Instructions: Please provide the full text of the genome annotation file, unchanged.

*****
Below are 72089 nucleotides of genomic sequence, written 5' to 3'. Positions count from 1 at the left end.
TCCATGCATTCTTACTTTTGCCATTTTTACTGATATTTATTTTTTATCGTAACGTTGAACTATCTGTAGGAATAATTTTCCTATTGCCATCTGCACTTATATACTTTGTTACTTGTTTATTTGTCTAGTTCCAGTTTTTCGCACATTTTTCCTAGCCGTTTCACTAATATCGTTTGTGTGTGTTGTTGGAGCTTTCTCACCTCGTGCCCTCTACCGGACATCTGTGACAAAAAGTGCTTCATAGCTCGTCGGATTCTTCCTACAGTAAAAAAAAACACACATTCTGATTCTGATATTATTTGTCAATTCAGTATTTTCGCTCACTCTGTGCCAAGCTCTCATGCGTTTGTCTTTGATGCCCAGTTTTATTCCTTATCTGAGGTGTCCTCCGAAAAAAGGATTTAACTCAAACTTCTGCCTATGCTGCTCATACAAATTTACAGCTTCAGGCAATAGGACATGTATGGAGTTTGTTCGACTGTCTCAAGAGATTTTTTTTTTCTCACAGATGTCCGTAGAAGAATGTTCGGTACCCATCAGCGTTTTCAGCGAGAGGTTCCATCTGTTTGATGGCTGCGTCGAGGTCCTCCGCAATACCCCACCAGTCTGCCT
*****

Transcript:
Below are 72089 nucleotides of genomic sequence, written 5' to 3'. Positions count from 1 at the left end.
TCCATGCATTCTTACTTTTGCCATTTTTACTGATATTTATTTTTTATCGTAACGTTGAACTATCTGTAGGAATAATTTTCCTATTGCCATCTGCACTTATATACTTTGTTACTTGTTTATTTGTCTAGTTCCAGTTTTTCGCACATTTTTCCTAGCCGTTTCACTAATATCGTTTGTGTGTGTTGTTGGAGCTTTCTCACCTCGTGCCCTCTACCGGACATCTGTGACAAAAAGTGCTTCATAGCTCGTCGGATTCTTCCTACAGTAAAAAAAAACACACATTCTGATTCTGATATTATTTGTCAATTCAGTATTTTCGCTCACTCTGTGCCAAGCTCTCATGCGTTTGTCTTTGATGCCCAGTTTTATTCCTTATCTGAGGTGTCCTCCGAAAAAAGGATTTAACTCAAACTTCTGCCTATGCTGCTCATACAAATTTACAGCTTCAGGCAATAGGACATGTATGGAGTTTGTTCGACTGTCTCAAGAGATTTTTTTTTTCTCACAGATGTCCGTAGAAGAATGTTCGGTACCCATCAGCGTTTTCAGCGAGAGGTTCCATCTGTTTGATGGCTGCGTCGAGGTCCTCCGCAATACCCCACCAGTCTGCCT